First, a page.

Far be it from us to tell DICE how to do their job. After all, this is the studio that is bringing us the next iteration of its popular first person shooter with Battlefield 4. The gameplay demo it revealed at this year’s Game Developers Conference cemented the fact that the developer easily possesses some of the best graphics engines in gaming today. However, you can’t just build a game with pretty graphics – look how that turned out for Crytek’s Crysis 3, which championed the amazing CryEngine 3 but suffered under the weight of a ho-hum campaign.
Based on the gameplay footage we’ve seen and rumblings of the overall direction of the game, here are our top five suggestions for key areas that Battlefield 4 can improve on. You know, while there’s still time before its release.
In today’s highly over-crowded military shooter genre, which comprises both third person shooters like Spec Ops: The Line and first person shooters like the abysmal Call of Duty: Black Ops 2, it is pacing that is quickly becoming the default factor by which we can measure the success of the campaign.
Is there a diligent spread of shooting against challenging opponents, with a few sequences here and there to break up the action and provide variety without relinquishing control from the gamer, and then carrying over into a nice, long, cohesive chapter a la Gears of War?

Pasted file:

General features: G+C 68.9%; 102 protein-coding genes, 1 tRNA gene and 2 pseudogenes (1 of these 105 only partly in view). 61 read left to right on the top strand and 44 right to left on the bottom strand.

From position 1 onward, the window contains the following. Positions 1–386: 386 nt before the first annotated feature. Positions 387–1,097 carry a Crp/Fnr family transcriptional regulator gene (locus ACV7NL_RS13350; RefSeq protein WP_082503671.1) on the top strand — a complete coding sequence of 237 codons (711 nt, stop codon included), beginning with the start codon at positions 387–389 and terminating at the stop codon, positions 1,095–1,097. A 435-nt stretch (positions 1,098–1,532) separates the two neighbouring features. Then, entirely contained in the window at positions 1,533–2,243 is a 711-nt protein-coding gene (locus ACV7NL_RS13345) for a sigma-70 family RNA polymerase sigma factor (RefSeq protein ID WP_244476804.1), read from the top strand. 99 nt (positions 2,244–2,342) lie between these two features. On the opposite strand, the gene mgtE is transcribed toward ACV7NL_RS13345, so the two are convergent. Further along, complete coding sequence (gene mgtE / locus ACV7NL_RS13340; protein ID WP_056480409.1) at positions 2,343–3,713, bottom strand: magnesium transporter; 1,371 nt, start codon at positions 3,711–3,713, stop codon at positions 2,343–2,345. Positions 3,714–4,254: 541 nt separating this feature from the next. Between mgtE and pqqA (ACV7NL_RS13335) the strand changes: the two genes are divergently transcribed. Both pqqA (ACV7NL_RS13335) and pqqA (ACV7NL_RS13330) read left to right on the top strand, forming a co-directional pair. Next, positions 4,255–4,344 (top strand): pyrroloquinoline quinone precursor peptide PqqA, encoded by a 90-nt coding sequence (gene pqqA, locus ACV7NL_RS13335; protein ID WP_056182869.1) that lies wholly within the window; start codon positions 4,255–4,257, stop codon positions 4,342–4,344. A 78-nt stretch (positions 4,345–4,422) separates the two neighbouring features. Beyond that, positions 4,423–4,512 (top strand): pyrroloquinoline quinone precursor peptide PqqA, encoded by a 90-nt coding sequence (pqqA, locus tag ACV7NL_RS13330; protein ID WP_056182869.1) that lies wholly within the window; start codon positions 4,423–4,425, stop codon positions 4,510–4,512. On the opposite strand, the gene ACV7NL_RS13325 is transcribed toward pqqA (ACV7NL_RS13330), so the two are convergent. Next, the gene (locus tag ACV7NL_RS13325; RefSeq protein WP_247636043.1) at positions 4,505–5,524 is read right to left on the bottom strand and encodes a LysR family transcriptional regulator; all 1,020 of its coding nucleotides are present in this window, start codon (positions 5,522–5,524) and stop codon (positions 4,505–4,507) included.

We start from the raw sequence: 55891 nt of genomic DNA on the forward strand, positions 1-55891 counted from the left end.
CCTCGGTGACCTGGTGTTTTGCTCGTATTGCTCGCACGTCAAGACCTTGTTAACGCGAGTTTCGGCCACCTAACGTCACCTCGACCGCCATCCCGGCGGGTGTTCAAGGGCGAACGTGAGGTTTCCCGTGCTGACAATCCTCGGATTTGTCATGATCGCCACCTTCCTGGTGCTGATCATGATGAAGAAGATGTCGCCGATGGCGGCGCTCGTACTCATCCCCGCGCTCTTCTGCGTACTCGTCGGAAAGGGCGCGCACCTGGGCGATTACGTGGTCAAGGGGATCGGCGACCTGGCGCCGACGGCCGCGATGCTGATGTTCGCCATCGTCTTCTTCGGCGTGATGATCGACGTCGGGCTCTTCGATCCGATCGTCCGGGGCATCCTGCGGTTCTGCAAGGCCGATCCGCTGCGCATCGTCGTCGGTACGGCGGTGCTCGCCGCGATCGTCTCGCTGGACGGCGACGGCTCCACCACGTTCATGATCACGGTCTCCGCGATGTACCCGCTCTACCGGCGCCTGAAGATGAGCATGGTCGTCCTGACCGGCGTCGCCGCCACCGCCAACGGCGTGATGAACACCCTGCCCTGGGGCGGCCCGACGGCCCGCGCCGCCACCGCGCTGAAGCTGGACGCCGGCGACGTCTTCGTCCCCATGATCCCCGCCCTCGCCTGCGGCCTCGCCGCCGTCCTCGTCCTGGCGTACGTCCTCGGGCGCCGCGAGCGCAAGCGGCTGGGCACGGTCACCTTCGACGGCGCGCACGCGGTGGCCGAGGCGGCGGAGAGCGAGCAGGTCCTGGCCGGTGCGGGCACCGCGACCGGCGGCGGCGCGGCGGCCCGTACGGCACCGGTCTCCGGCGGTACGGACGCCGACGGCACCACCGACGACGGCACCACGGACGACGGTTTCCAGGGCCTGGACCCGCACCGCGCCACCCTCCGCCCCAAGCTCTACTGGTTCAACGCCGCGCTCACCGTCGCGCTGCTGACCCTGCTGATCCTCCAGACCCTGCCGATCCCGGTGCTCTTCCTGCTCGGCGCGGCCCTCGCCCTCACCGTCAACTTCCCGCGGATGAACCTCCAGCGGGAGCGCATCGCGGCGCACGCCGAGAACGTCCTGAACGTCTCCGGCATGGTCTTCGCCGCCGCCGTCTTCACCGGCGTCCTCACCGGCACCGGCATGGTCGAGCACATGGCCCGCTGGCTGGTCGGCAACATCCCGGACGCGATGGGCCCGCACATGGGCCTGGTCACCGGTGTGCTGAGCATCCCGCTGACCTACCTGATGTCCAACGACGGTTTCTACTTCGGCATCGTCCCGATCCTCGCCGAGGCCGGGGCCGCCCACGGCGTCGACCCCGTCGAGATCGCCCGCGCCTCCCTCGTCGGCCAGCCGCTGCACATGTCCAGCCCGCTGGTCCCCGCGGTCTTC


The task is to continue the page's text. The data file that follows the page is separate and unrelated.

Or is it a mish-mash of QTEs, slow-mo sequences, cut-scenes, vehicle sequences, alternate firing, stop and start shooting against enemies located in the most obscure places culminating in a big climactic finish before hurriedly moving to the next far-flung location?
While Battlefield 4 doesn’t show too much indication of being like the former, it certainly doesn’t have enough of the latter. We’re getting extremely tired of rushing from one location to the next for the sake of our “mission”.
Keep us in the game and the given setting as much as possible, but try to break it up and keep it fresh. We won’t dog on a first person shooter for not doing anything new, but at least make it interesting (which the leaked “Levolution” feature seems it’ll be doing anyhow).
One thing we’ll credit Battlefield 4 for over Call of Duty is the emphasis on still-somewhat realistic military technology. There isn’t a dangerous abundance of target finders, expanded clips and other such non-sensical modifications.
But this is the future, and DICE might be motivated to try something different. While we appreciate variety, it’s still a first person shooter. If we’re going to spend all our time switching guns in between the mission, what’s the point?
Ditto for overtly modifying and selecting from a range of weapons when some are clearly superior to others. Give us something to shoot people with in a way that doesn’t make us feel at an (unintentional) disadvantage. We’ll make it work somehow.
3. Squad Commands
This represents a bit of a lost opportunity. In the demo, we saw the protagonist able to instruct his fellow squad-mates for suppressive fire so he could flak the opposition. Which is good – in the heat of the moment, it’s good to have something you can execute in an instant.